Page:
How Planes Fly

Navigating the Ocean of Air

Did you know that while engineers know how to create airplanes that can remain airborne, science has yet to fully solve the mystery behind their ability to stay in the sky? Today, let’s explore what we know about how planes fly and what we still have to unravel. Fasten your seatbelts and get ready to soar through the wonders of flight.

Flight is governed by four fundamental aerodynamic forces: thrust, drag, lift, and weight (gravity).

Thrust is the force that propels an aircraft forward, generated by its engines, propellers, or jet turbines. It is the dynamic power that overcomes drag, the resistance encountered by the aircraft as it displaces the air. To minimize drag, airplanes are intentionally designed with a sleek and elongated shape, featuring a pointed nose. This streamlined design reduces the surface area and allows the airplane to glide through the air with minimal resistance.

You can observe the concept of drag by sticking your hand out of a moving car window. The amount of drag depends on factors like the size of your hand, the car’s speed, and the air density. Slowing down the car will decrease the drag acting on your hand.

Gravity pulls the plane vertically downward, but it is the force of lift that defies gravity and keeps the plane in the air. For an airplane to maintain flight, the force of lift must be equal to or greater than the weight of the aircraft. And the heavier an object, the stronger the force of gravity, so lighter airplanes require less lift (and thrust) to ascend and remain airborne.

Theories about how lift is generated still spark debates. Scientists often divide into two camps. The first camp believes that lift is generated by the pressure difference created by the airflow over the wings. This is where Bernoulli’s theorem comes into play. The theorem states that as the speed of a fluid, such as air, increases, its pressure decreases, and vice versa.

In the context of flight, the shape of an airplane’s wings, with their curved upper surface and flatter lower surface, creates a pressure difference. When air encounters an obstruction on the top of the wings, its path narrows, causing accelerated flow and reduced pressure. Meanwhile, the airflow beneath the wings moves more slowly, creating higher pressure. This pressure difference generates lift, keeping the airplane in the air.

Another theory explaining lift is based on Newton’s third law of motion, which states that for every action, there is an equal and opposite reaction. According to this theory, an airplane stays in the air because the wings push the air downward. Since air has mass, this downward push by the wings generates an upward force: lift.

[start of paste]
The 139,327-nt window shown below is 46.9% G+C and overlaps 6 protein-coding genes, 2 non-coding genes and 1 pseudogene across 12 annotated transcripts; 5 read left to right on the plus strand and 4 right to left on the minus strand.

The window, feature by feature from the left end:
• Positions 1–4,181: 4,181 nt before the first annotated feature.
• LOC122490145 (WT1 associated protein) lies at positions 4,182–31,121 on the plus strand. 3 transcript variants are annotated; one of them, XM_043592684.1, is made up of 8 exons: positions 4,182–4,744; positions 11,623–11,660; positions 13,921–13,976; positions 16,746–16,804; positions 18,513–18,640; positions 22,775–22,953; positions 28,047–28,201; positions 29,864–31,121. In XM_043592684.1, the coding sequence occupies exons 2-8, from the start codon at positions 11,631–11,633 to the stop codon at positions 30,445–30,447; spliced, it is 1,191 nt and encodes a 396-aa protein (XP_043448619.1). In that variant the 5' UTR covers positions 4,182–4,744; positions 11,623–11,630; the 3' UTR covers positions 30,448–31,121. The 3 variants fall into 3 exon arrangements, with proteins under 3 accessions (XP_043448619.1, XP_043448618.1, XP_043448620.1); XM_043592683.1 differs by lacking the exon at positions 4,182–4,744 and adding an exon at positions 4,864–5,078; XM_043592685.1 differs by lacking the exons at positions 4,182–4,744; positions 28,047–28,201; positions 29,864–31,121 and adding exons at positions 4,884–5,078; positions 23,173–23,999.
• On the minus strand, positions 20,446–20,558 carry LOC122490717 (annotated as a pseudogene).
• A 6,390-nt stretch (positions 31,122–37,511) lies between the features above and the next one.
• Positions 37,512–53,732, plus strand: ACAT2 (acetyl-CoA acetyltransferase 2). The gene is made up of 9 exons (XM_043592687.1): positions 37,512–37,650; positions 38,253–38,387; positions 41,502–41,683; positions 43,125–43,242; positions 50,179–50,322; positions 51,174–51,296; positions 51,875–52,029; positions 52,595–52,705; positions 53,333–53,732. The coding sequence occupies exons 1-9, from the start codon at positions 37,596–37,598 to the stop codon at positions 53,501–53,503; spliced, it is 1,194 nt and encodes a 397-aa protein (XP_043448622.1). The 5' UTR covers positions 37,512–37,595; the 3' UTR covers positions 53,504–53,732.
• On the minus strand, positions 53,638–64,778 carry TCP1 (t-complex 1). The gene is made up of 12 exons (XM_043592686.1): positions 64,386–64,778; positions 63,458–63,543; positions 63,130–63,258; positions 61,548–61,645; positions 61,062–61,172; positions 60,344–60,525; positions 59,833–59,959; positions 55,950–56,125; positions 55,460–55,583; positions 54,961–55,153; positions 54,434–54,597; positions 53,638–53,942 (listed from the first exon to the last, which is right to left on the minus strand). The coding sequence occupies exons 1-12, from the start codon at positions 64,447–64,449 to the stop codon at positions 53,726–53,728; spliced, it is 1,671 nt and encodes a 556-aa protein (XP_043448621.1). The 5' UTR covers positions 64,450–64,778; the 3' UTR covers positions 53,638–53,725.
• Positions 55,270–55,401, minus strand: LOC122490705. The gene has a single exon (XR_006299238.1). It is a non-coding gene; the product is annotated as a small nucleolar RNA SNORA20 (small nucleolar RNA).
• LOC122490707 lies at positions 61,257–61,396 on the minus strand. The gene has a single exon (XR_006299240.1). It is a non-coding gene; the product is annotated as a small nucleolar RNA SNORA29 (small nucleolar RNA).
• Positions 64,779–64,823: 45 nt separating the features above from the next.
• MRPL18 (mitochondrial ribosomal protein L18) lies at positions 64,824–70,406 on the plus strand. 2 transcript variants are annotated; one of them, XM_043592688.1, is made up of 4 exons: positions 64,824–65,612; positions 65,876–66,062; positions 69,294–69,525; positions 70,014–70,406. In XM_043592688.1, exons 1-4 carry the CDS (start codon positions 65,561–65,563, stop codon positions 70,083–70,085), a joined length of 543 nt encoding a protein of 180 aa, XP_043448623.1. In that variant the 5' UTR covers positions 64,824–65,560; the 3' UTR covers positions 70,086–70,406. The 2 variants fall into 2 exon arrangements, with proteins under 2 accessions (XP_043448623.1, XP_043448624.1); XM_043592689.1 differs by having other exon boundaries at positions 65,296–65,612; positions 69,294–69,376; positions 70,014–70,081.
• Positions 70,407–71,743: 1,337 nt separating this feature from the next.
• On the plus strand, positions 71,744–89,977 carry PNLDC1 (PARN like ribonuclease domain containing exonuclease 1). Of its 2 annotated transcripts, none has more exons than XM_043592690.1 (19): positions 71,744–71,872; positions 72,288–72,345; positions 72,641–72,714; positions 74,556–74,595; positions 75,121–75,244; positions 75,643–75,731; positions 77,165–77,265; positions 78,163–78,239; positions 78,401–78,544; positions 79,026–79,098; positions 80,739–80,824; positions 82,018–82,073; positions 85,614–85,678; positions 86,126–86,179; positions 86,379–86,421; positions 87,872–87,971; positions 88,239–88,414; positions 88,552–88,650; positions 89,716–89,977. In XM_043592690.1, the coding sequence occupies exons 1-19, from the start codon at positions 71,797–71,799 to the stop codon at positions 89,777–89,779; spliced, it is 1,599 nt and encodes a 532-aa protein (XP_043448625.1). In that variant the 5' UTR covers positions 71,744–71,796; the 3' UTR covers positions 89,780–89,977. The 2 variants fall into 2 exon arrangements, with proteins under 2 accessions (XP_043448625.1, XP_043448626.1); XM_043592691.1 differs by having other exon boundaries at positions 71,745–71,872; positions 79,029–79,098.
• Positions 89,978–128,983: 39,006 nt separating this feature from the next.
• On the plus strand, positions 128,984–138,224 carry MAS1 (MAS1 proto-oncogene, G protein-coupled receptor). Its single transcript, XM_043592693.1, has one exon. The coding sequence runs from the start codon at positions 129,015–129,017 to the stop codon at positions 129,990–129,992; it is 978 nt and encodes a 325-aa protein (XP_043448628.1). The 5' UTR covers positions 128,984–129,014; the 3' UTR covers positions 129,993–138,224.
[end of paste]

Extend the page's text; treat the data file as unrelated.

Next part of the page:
Newton’s third law provides a more universal and comprehensive understanding of lift compared to Bernoulli’s theorem. Its explanation, unlike Bernoulli’s approach, applies to wings of any shape, whether curved or flat, symmetrical or asymmetrical, and it remains valid even when the aircraft is flying upside down. And while both Bernoulli’s theorem and Newton’s laws are correct, none of them fully explain how objects generate aerodynamic lift or the reason for the lower pressure atop the wing.

That being said, there is an opportunity to win over $1 million by solving a math problem. The Clay Mathematics Institute in the USA has posted seven challenging problems on their website, one of which focuses on the perplexing nature of airflow. It’s incredible to think that something as fundamental as air remains a puzzle we have yet to fully comprehend!


“The moment you doubt whether you can fly, you cease for ever to be able to do it.” ―J. M. Barrie, Peter Pan

“You wanna fly, you got to give up the shit that weighs you down.” ―Toni Morrison, Song of Solomon

“If you were born without wings, do nothing to prevent them from growing.” ―Coco Chanel

“There is one spectacle grander than the sea, that is the sky; there is one spectacle grander than the sky, that is the interior of the soul.” ―Victor Hugo, Les Misérables

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